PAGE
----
AN EGYPTIAN GREYWACKE ISIS from the Late Perios of Dynasty XXVI, CIRCA 664- 525 B.C. sits as one of the most expensive artifacts ever sold. Find out the reason why!

First acquired by a French diplomat in Alexandria back in the 1840s, the EGYPTIAN GREYWACKE ISIS has traversed along various coastal lines to finally be stationary in its current owner’s possession. It represents a statue of Goddess ISIS from Egypt, sitting on a throne with her legs together and her hands in a resting position on her lap. On her head, she wears a tripartite wig that is overlaid by a vulture headdress holding shen-signs in each of its talons. One can also notice the sun-disc between cow’s horns on the goddess’s head. The extended cosmetic lines, raised rims, eyebrows arching above in raised relief and her almond-shaped eyes are also inscribed carefully. A slight smile under a straight nose is also visible. Well modelled ears are inscribed on four sides of the throne. She holds an ankh-cross in her right hand. She is wearing a tight-fit halter neck dress that drapes down to her ankle. Along with this, you can also spot a magical incantation for the Royal Acquaintance, Ptahirdis, True of voice, son Wepwawetemsaf, begotten of Merptahites.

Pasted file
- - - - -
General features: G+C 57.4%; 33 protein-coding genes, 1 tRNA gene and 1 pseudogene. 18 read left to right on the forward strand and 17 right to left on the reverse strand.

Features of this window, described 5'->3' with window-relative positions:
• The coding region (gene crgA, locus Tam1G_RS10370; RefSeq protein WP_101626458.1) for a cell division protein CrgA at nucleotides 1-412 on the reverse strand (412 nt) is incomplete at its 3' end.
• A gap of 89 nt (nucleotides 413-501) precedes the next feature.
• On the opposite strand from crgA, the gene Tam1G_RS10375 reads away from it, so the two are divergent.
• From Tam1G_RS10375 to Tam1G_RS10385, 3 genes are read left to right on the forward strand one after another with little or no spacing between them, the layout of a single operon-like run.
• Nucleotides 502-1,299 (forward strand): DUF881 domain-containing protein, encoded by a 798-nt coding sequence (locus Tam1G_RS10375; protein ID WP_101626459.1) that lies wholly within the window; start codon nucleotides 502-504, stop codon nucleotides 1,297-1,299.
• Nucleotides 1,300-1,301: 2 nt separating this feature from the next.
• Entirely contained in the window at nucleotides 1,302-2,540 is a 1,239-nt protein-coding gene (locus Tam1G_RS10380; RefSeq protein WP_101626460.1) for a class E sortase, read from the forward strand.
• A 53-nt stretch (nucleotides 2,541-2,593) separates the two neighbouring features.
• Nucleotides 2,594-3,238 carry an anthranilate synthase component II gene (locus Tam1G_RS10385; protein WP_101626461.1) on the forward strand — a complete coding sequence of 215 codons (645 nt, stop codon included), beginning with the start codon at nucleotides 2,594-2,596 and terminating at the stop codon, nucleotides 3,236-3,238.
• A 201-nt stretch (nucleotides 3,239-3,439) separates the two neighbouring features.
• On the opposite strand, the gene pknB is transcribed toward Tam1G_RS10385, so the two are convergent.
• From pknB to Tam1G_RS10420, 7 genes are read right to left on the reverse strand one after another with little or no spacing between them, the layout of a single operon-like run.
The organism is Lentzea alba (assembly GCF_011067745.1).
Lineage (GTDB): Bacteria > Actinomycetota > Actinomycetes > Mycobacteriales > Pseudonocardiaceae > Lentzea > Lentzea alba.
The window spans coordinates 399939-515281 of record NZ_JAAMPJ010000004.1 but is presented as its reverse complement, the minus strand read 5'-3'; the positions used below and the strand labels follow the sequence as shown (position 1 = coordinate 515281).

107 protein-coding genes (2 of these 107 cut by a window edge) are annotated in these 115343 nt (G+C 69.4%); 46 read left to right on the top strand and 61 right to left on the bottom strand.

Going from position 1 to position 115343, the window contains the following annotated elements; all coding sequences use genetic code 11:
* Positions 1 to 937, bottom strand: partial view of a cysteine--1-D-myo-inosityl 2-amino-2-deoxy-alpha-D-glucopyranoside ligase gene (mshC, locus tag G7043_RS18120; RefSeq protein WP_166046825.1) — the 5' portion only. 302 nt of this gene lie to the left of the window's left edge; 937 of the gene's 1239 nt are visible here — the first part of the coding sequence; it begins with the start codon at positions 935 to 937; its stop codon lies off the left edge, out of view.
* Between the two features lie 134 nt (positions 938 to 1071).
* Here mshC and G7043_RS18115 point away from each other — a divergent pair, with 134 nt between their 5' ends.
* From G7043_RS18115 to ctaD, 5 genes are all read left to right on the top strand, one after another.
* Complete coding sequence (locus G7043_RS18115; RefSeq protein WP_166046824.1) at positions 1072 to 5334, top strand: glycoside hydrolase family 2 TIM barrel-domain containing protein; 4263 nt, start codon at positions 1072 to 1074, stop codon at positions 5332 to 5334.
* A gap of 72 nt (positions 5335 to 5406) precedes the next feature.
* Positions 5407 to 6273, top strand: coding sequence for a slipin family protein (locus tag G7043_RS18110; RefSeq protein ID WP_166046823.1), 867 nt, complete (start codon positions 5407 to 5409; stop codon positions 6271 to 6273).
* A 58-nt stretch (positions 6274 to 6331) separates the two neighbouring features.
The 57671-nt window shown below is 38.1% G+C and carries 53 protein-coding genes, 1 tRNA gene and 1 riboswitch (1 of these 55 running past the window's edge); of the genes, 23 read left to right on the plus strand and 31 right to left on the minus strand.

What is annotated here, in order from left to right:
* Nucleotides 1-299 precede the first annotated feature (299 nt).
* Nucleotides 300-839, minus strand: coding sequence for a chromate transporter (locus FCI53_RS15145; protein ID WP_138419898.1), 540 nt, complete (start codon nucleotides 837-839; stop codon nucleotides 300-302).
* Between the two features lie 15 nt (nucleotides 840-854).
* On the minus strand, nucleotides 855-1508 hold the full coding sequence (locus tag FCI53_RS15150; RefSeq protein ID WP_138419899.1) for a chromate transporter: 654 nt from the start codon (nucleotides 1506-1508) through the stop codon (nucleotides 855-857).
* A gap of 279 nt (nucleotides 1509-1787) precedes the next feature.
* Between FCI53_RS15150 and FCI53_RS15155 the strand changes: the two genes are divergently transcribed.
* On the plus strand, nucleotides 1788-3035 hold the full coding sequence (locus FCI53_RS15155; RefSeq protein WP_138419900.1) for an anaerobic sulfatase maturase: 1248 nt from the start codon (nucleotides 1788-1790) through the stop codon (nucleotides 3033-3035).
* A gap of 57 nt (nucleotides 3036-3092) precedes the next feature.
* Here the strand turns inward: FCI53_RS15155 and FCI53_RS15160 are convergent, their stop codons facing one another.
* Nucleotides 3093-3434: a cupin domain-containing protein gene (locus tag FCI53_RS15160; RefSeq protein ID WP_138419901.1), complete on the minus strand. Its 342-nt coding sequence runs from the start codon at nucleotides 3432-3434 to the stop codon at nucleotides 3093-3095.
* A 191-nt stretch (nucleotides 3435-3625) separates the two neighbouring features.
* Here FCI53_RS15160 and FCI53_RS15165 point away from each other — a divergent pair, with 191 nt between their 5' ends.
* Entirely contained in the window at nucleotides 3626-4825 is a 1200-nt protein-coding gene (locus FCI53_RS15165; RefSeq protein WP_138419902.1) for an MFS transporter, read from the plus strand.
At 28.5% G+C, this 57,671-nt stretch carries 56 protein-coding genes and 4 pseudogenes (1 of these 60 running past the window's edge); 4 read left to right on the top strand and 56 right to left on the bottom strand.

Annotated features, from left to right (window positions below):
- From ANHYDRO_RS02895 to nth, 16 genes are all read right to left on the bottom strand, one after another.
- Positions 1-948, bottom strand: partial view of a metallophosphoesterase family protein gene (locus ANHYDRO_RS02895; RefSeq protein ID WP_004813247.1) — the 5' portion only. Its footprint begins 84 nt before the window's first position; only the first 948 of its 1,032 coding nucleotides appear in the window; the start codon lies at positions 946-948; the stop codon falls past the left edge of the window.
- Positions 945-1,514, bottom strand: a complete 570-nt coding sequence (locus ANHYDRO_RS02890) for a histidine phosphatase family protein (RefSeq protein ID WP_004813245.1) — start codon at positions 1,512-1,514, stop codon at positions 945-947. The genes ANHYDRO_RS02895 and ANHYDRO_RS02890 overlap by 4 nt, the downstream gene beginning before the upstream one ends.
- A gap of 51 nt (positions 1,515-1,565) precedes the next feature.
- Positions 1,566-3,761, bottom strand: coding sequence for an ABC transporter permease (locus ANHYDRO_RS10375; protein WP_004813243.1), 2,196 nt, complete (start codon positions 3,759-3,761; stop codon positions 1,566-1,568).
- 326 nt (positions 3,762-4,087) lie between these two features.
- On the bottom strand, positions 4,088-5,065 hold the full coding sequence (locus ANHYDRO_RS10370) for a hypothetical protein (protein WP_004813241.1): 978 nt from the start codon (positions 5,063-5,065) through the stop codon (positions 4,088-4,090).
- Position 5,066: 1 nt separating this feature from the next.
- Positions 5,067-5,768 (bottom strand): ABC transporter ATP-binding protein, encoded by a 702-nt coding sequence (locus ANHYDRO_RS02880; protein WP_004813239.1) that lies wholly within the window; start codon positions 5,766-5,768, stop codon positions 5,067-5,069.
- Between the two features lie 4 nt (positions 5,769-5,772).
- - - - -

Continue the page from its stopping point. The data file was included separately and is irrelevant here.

The mighty goddess statue also has a story connected to it.

It was believed to be a healing statue, worshipped by followers to get immunity against certain diseases. Devotees would pour water over the magical text inscribed on the statue to be healed and protect themselves from venomous animals. Researchers say, the statue might have been in an open space to make it accessible for whoever wanted to call upon the goddess’s magic. Either in the temple of Isis in Giza or the open courtyard of Ptahirdis’s funerary complex.

The iconic goddess Isis has been worshipped since the early days of the Egyptian civilisation. She is regarded as the mother of par excellence, magician and protectoress and one who personifies caring for her family. She has been surrounded by stories of various myths that represent her as an authoritative figure in Egypt’s cultural roots. In one such myth, she uses the secrets of mummification on Osiris, her brother and husband, in order to preserve his body after he is kidnapped by the jealous Seth and his body parts are scattered along the Nile.  

Price: The statue was sold at a whopping price of nearly $6 million.